For a long time I was only familiar with The Story of Sinuhe from Mika Waltari’s historical novel The Egyptian (1945), which I read when I was 12 years old. Having now read the source material, the strangest part is that The Egyptian is historical fiction based on historical fiction. Like The Report of Wen-Amon, the events in The Story of Sinuhe are at least fictionalized if not outright imaginary. The supposed autobiographical account takes place in the early 20th century BCE, the earliest manuscript dates from about two hundred years later. Taking that as somewhere near the date of composition, it’s like a novelist today writing a story set in the Victorian era. Judging from the various copies floating around, it was extremely popular, an ancient Egyptian bestseller.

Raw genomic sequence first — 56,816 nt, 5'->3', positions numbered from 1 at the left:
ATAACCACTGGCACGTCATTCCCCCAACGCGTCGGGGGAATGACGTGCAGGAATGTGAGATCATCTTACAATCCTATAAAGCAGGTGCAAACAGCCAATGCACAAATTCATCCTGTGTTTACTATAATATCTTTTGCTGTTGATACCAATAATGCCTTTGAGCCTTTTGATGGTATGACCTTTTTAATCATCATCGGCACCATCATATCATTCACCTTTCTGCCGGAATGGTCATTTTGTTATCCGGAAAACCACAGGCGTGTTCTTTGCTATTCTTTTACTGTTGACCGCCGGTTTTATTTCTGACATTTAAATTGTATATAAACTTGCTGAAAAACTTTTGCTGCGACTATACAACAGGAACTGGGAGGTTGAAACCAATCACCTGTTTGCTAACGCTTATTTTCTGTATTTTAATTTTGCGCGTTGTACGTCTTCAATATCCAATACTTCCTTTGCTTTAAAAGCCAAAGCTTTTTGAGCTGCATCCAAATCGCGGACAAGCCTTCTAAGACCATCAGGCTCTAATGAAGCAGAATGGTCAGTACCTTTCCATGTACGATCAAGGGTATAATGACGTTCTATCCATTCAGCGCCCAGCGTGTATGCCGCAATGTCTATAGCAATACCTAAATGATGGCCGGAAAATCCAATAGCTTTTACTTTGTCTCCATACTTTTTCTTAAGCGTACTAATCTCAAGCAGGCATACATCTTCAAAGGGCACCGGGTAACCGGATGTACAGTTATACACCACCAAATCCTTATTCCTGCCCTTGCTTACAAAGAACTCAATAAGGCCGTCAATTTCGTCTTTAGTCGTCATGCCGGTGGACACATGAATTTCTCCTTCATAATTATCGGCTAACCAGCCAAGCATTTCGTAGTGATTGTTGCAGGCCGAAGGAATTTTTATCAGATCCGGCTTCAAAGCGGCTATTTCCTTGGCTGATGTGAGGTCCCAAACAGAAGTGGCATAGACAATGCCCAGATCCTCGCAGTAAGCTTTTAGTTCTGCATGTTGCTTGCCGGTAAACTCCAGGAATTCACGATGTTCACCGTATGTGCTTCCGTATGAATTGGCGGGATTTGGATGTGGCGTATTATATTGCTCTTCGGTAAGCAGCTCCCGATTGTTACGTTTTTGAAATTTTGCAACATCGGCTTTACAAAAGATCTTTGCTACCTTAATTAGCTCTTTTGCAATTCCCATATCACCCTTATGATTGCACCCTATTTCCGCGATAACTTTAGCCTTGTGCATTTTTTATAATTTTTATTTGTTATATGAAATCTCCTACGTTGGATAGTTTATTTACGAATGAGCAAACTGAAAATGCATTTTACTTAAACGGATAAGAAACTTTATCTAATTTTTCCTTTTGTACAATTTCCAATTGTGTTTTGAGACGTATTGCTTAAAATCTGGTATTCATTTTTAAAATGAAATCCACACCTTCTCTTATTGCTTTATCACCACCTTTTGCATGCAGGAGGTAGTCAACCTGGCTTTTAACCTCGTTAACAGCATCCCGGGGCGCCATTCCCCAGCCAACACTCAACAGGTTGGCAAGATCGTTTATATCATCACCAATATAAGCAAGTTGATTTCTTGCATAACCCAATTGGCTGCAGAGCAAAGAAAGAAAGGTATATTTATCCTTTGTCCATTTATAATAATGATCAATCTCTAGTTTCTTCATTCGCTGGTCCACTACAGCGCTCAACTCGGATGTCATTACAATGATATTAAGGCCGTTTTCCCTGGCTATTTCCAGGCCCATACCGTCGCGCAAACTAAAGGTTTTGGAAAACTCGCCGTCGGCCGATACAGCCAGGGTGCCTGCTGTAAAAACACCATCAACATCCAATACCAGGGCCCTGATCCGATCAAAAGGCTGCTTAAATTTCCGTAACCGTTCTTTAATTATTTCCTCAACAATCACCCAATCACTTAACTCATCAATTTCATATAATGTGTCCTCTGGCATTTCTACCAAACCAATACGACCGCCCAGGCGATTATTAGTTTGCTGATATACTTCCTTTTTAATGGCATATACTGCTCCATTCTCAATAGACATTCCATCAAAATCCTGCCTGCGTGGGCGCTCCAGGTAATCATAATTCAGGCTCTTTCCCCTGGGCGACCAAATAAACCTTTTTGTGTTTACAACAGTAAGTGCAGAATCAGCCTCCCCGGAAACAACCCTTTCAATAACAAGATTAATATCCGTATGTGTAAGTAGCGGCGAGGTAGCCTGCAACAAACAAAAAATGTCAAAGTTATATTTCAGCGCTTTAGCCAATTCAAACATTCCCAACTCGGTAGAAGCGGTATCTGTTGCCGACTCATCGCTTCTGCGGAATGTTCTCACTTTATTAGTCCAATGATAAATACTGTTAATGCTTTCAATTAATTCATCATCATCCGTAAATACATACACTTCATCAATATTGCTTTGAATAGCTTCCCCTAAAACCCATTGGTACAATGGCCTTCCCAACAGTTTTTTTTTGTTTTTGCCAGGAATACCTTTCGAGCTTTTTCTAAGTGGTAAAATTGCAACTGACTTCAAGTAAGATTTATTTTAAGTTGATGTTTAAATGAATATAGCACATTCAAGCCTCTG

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Like this.

Last month, I announced that my serial novella collection Zeppelins are What Dreams are Made of was picked up by a small press. Yesterday, I learned that small press was closing, the contract is void, and all rights to the collection have reverted back to me. Since the publication process stalled before I even received an advance, the situation is like I never sold the novellas at all. A slate wiped clean.

So what now?

That’s the problem, really: I’m not sure. Since I wrote the first story in 2010, I’ve submitted it to various magazines. I had a few near-misses where editors held onto it (sometimes for quite some time) but ultimately didn’t accept it. Even that first story is over 7000 words long, meaning it’s too lengthy for most sff magazines. If I had sold that story, the rest in the series probably wouldn’t have followed: you just don’t see serial characters that much anymore. Continue Reading »